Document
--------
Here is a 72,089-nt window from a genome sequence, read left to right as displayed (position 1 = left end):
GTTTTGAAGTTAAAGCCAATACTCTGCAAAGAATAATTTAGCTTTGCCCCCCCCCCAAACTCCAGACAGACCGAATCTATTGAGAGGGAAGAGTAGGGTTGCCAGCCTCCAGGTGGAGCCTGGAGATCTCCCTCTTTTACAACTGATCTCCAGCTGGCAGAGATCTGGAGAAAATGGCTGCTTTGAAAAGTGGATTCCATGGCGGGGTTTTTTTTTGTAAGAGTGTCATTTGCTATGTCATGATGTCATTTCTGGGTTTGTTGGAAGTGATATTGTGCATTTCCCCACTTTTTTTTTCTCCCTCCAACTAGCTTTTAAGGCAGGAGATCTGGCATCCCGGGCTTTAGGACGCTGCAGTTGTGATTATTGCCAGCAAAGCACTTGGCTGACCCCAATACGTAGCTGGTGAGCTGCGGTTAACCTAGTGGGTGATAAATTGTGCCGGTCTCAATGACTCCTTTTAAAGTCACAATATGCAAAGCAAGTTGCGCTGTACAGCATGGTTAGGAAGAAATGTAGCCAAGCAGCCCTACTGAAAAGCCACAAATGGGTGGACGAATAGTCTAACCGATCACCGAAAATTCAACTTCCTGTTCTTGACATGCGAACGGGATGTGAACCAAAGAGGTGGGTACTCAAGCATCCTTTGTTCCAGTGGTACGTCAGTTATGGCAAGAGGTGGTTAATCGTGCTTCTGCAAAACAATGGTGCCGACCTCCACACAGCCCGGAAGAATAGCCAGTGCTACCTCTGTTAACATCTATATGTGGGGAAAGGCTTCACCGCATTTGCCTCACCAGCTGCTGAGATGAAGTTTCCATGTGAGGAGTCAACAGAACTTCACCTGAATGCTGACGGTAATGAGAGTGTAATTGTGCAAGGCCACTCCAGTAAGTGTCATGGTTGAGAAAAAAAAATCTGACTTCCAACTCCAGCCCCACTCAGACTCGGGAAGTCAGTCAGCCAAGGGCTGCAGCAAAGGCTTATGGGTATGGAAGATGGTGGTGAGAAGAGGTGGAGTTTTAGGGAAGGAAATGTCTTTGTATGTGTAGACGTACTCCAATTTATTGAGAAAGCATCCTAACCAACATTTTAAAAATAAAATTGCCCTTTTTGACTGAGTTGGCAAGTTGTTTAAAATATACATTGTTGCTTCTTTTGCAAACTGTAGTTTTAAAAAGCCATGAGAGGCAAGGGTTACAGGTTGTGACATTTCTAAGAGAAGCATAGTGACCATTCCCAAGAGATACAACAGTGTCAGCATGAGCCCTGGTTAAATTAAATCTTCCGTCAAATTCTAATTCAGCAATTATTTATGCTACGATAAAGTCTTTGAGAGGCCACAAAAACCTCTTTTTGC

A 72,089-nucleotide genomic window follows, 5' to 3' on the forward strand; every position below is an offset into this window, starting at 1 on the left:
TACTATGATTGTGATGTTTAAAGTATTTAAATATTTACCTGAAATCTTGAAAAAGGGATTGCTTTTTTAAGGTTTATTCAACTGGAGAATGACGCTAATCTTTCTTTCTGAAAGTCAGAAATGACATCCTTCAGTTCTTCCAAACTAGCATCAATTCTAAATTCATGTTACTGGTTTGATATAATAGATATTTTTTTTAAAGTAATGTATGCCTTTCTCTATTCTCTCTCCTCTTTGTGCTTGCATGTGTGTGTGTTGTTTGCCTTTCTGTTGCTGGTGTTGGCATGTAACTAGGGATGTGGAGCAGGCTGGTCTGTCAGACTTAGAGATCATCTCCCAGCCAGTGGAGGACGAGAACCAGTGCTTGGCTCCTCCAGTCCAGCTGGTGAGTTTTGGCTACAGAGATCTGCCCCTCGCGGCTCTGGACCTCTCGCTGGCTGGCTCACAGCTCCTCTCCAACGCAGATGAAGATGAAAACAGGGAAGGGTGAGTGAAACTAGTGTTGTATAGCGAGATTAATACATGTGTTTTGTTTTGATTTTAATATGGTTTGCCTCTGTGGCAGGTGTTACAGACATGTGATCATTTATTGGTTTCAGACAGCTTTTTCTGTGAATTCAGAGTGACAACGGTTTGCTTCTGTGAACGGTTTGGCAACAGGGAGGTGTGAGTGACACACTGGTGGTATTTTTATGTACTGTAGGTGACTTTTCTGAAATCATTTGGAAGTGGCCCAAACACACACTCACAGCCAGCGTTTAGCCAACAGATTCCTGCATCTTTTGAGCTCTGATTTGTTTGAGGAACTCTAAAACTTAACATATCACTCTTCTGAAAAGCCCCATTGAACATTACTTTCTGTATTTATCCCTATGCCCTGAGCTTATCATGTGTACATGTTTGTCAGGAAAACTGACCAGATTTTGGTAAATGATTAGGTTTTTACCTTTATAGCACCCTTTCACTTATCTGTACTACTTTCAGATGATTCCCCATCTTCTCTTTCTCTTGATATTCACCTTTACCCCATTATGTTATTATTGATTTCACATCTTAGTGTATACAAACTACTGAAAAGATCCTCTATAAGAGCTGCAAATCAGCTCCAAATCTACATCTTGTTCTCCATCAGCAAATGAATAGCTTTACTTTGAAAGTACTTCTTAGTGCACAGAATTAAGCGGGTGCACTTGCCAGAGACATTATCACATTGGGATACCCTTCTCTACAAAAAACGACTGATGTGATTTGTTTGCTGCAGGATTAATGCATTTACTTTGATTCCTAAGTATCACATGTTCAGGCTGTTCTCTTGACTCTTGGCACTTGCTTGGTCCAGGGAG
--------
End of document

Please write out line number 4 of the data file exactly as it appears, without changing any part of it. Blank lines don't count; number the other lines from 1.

TACTATGATTGTGATGTTTAAAGTATTTAAATATTTACCTGAAATCTTGAAAAAGGGATTGCTTTTTTAAGGTTTATTCAACTGGAGAATGACGCTAATCTTTCTTTCTGAAAGTCAGAAATGACATCCTTCAGTTCTTCCAAACTAGCATCAATTCTAAATTCATGTTACTGGTTTGATATAATAGATATTTTTTTTAAAGTAATGTATGCCTTTCTCTATTCTCTCTCCTCTTTGTGCTTGCATGTGTGTGTGTTGTTTGCCTTTCTGTTGCTGGTGTTGGCATGTAACTAGGGATGTGGAGCAGGCTGGTCTGTCAGACTTAGAGATCATCTCCCAGCCAGTGGAGGACGAGAACCAGTGCTTGGCTCCTCCAGTCCAGCTGGTGAGTTTTGGCTACAGAGATCTGCCCCTCGCGGCTCTGGACCTCTCGCTGGCTGGCTCACAGCTCCTCTCCAACGCAGATGAAGATGAAAACAGGGAAGGGTGAGTGAAACTAGTGTTGTATAGCGAGATTAATACATGTGTTTTGTTTTGATTTTAATATGGTTTGCCTCTGTGGCAGGTGTTACAGACATGTGATCATTTATTGGTTTCAGACAGCTTTTTCTGTGAATTCAGAGTGACAACGGTTTGCTTCTGTGAACGGTTTGGCAACAGGGAGGTGTGAGTGACACACTGGTGGTATTTTTATGTACTGTAGGTGACTTTTCTGAAATCATTTGGAAGTGGCCCAAACACACACTCACAGCCAGCGTTTAGCCAACAGATTCCTGCATCTTTTGAGCTCTGATTTGTTTGAGGAACTCTAAAACTTAACATATCACTCTTCTGAAAAGCCCCATTGAACATTACTTTCTGTATTTATCCCTATGCCCTGAGCTTATCATGTGTACATGTTTGTCAGGAAAACTGACCAGATTTTGGTAAATGATTAGGTTTTTACCTTTATAGCACCCTTTCACTTATCTGTACTACTTTCAGATGATTCCCCATCTTCTCTTTCTCTTGATATTCACCTTTACCCCATTATGTTATTATTGATTTCACATCTTAGTGTATACAAACTACTGAAAAGATCCTCTATAAGAGCTGCAAATCAGCTCCAAATCTACATCTTGTTCTCCATCAGCAAATGAATAGCTTTACTTTGAAAGTACTTCTTAGTGCACAGAATTAAGCGGGTGCACTTGCCAGAGACATTATCACATTGGGATACCCTTCTCTACAAAAAACGACTGATGTGATTTGTTTGCTGCAGGATTAATGCATTTACTTTGATTCCTAAGTATCACATGTTCAGGCTGTTCTCTTGACTCTTGGCACTTGCTTGGTCCAGGGAG